Parashat Eikev: The impact of words after acts of terror

Adrian M SchellThe Haftarah readings on Shabbat between Tisha B’Av and Rosh Hashana are referred to as the 7 haftarot of comfort. But, comfort is often hard to come by. This week’s haftarah begins with the statement that Zion, despite being comforted, still says “God has abandoned me”; which I understand to mean that even though the Israelites have been given words of comfort, the people are not convinced.  I think that real comfort takes more than words.

Let me explain:

It has been a difficult winter for the whole world with the constant rise of terror but we have seen the impact that words and, even more importantly, acts of comfort can have. The love and respect shown after terror attacks to the victims have been remarkable. Victims have been comforted by all that everyone has said and done.

What defines us is how we respond to irresponsible, violent, unspeakably evil acts such as the Orlando (USA) Shooting, the terror attacks in Europe or Israel. We gather in prayer services, we send contributions, we say the right words, and we increase our observance against terror. All of these efforts are critical, yes, but I have to ask, that even after listening to many eloquent, uplifting eulogies by politicians, have we really committed ourselves to solving the important issues of racism, the availability of guns and other issues that will, with real progress, bring real comfort to more people?

Words of anger at attacks, words of grieving for victims and rituals of mourning, are not enough. While these acts will always be the exception, they are fueled by attitudes and policies that need to be changed. I have no doubt that the absolute majority of Muslims clearly reject acts of this kind committed in the name of Islam, as any religious human being does towards any fanatic act in the name of any religion. But, words and opinions are not enough. There must be real change and that real change will not come until there is a sincere and continued attempt to root out brutal, racist extremists and punish them for what they write and teach. Change won’t come until there is real respect and equality for all within any country of the world, and change will not come until we start with ourselves.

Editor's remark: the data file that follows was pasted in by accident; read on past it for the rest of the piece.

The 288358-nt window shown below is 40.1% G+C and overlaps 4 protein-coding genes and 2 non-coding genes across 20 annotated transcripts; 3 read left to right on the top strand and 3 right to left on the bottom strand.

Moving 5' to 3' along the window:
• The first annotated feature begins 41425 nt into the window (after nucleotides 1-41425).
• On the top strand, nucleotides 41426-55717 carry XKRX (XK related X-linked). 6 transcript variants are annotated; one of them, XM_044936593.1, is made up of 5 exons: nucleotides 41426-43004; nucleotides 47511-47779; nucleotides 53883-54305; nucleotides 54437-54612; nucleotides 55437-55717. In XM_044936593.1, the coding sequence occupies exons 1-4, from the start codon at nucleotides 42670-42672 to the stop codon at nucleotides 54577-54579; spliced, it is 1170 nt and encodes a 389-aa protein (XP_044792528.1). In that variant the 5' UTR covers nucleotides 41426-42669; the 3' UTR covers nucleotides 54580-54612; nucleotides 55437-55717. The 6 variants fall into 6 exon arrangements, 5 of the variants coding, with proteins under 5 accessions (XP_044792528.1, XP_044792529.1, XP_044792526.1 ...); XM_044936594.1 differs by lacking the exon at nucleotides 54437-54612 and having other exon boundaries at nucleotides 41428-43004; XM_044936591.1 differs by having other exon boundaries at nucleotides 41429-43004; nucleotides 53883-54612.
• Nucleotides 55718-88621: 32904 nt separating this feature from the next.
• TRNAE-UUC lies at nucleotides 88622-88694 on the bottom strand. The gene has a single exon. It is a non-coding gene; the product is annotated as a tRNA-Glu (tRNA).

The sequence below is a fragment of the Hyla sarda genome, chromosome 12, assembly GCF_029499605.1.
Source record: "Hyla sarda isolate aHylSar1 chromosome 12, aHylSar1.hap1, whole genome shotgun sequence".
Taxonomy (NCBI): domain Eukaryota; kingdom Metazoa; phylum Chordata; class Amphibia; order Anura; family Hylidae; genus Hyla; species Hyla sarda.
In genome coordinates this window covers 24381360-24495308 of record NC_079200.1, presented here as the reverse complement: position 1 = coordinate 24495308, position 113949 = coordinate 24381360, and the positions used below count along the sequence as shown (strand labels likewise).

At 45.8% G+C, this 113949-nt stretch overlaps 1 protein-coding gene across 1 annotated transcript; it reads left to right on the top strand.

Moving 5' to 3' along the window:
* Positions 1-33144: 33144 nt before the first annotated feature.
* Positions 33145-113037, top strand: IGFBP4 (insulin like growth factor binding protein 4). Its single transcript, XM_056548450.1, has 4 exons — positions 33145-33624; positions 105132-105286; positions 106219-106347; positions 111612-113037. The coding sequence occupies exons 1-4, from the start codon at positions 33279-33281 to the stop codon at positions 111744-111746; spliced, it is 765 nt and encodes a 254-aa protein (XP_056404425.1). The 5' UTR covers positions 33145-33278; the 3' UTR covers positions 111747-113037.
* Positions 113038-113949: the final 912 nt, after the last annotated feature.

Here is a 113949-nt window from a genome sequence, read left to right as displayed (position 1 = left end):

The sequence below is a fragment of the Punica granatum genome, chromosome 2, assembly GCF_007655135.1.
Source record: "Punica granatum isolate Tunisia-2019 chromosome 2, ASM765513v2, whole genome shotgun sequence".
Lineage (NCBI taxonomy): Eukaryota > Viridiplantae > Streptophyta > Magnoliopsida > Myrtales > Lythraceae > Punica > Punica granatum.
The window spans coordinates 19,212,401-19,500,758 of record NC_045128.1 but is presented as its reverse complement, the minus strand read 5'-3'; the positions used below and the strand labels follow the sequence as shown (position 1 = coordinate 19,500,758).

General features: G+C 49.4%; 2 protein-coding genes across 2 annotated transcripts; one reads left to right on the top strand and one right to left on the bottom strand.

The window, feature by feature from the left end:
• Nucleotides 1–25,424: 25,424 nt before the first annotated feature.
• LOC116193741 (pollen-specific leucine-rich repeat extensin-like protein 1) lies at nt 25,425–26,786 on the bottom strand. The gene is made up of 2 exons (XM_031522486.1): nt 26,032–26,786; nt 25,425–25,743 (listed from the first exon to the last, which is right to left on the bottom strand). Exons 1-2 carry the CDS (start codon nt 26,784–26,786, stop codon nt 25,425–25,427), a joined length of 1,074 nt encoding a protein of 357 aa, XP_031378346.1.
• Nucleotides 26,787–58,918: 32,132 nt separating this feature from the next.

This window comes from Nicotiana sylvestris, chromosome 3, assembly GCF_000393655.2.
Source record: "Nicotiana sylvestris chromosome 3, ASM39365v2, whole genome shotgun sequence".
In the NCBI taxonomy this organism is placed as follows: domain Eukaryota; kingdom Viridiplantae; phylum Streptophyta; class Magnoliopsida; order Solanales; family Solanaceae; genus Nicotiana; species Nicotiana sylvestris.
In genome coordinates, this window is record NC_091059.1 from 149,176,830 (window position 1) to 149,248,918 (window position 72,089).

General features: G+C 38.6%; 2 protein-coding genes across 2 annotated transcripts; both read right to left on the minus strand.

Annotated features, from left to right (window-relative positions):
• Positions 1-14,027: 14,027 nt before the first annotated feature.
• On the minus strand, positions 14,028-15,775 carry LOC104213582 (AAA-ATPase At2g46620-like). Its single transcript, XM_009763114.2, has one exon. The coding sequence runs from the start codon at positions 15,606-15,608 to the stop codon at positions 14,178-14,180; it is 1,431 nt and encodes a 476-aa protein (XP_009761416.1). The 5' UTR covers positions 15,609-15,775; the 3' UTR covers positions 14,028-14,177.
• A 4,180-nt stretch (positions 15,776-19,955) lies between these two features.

This Shabbat, we read the second paragraph of the Shema during the Torah reading, a reading which speaks of reward and punishment. We are confused by this paragraph because we don’t see reward and punishment in our lives. It is critical to note, however, that whenever the idea of reward and punishment is mentioned in the Torah, it does so in the plural. Societies do reap what they sow. And that is why real change comes not just from words, but from honest introspection and determination to reflect in actions our loftiest statements.

May the weeks to come usher in a new year of hope for all; a hope underlined by real change where it is needed most.

Shabbat Shalom

Rabbi Adrian M Schell

(Source: bethisrael-aa.org)

Torah Reading for Shabbat Eikev

Deuteronomy 7:12-11:25   Reading: Dtn 7:12-8:10 (P 1228 /H 780)   Haftarah Isaiah 49:14-51:3 (P 1251/H 794)

Our Torah Portion for this Week, Parshat Eikev continues Moses’ closing address to the children of Israel, promising them that if they will fulfill the commandments (mitzvot) of the Torah, they will prosper in the Land they are about to conquer and settle in keeping with God’s promise to their forefathers.

Podcast of Rabbi Schell’s weekly Sermons Tuesdays on Radio Today (10h30) or:  http://goo.gl/LsHQrY.

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